Fish giving a high five

How to teach your rabbit to high five and spin around

Step-by-step guide to teaching your bunny to give you a high five and spin around. This is how we taught Fish and Chips.

Introduction

We love our bunnies and their different, inquisitive personalities. It’s great to watch them play or bink. We were delighted when we brought home Fish and Chips, and watched them explore the garden, noses twitching. They soon learned all the hiding holes and corners.

But a new garden layout isn’t the only thing that rabbits can learn. Our bright-eyed bunnies are learning to give high fives, and to spin around. Teaching them the tricks also helps bond you and your rabbits more closely. Read on to find out how we went about it.

Here is how I am teaching my rabbits to do tricks – in particular, how to train your rabbit to spin around following your finger, and how to teach your bunny to high five.

First of all, I want to say that the same methods won’t necessarily work for every bunny, and for some rabbits it might take longer to learn – you just need a bit of patience. Mine only take a few days to learn a trick, but you have to keep it up so that they don’t forget!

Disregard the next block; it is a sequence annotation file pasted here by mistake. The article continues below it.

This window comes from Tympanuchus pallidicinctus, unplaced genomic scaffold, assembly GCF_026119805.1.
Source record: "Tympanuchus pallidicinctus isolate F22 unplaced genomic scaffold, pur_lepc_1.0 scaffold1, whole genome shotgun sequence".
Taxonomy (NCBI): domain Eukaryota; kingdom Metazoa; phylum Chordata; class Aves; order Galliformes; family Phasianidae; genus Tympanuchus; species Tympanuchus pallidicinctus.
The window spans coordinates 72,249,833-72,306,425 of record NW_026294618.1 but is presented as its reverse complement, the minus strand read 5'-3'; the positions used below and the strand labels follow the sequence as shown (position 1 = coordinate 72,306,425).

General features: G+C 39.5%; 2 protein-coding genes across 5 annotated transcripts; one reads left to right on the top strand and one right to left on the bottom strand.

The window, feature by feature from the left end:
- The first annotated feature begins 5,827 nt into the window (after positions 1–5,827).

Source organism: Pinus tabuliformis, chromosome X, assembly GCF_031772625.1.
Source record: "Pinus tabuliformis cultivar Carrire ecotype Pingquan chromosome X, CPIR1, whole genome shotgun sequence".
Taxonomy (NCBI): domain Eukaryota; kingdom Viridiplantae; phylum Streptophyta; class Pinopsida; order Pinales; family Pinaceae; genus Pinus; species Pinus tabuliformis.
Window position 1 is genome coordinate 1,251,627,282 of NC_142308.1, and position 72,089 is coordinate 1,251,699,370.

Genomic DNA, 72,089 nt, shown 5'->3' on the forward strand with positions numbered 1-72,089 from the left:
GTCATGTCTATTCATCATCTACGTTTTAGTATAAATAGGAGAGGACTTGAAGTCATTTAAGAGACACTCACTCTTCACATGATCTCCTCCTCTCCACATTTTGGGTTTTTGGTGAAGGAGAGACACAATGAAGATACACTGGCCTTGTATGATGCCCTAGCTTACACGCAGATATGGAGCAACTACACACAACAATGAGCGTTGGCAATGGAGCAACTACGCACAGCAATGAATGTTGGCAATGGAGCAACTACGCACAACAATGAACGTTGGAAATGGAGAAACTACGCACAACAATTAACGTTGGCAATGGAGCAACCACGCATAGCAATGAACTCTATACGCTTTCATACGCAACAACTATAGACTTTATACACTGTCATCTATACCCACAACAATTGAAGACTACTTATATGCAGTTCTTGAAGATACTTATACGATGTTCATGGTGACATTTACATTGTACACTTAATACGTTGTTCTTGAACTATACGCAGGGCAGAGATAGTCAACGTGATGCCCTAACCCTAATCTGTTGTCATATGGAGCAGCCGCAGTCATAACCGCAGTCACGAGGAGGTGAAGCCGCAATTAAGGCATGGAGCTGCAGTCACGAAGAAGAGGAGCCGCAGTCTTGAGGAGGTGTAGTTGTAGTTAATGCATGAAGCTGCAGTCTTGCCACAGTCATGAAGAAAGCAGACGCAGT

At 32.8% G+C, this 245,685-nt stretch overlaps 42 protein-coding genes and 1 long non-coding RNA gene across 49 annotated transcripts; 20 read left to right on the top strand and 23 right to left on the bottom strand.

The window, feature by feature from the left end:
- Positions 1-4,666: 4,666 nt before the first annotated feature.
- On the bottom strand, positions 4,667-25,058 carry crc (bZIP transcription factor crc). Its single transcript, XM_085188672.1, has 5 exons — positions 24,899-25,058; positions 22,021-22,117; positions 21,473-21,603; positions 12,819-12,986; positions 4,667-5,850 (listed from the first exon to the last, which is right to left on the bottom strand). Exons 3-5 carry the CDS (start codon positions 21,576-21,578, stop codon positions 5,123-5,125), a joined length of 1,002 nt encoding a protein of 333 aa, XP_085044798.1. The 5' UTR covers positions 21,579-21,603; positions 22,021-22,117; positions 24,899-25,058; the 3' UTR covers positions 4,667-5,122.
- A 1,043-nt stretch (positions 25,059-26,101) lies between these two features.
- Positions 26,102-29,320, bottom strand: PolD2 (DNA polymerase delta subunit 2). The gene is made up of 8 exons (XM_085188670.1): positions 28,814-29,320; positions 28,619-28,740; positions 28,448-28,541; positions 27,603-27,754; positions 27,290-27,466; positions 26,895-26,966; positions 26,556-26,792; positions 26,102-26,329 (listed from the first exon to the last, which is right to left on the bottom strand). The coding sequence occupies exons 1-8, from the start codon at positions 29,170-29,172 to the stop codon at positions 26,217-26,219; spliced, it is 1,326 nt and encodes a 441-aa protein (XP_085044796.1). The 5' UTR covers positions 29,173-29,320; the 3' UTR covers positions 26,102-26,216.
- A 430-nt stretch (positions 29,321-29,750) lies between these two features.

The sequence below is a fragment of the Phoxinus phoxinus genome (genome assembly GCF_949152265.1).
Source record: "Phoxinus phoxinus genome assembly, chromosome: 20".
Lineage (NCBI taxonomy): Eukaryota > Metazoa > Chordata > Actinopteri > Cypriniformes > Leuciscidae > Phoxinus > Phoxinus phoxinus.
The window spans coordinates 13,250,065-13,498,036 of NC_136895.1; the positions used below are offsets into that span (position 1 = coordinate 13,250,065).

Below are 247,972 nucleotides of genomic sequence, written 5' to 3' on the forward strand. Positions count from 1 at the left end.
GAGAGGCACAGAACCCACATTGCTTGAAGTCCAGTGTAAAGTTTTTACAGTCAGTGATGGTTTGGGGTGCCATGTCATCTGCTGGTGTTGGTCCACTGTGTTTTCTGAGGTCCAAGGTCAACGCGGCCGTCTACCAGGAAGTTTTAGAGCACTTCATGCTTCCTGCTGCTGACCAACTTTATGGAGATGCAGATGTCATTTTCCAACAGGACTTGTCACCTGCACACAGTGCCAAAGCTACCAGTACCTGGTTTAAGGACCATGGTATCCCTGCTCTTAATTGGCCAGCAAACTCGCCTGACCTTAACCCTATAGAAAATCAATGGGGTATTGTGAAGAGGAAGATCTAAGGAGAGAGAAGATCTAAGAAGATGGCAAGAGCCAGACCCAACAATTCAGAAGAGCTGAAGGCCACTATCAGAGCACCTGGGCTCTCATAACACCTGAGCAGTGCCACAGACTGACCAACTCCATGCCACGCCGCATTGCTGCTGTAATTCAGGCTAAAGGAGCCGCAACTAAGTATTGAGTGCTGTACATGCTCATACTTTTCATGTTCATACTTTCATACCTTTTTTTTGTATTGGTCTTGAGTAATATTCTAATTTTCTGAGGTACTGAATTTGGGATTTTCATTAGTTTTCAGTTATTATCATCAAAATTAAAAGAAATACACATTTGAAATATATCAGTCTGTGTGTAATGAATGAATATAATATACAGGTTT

Where to practise

First of all get your rabbits in a space where they won’t be too distracted and have enough room. I just do it on the grass in my garden because the treats in my hand are enough to ensure they aren’t distracted by everything around them.

You probably need to get on their level by sitting in front of them – just to make it easier.

What you need

Get some treats for your rabbits in a bowl or cup near you (make sure they are out of the bunnies’ reach!). They don’t need to be your rabbits’ favourite treats – mine will do the trick for one pellet (but some rabbits may be different – they all have their own personalities, don’t they!). Make sure that you have enough as you don’t want to run out. At the start of learning a trick, it is important that you reward them every time they do it.

How to train your rabbit to spin around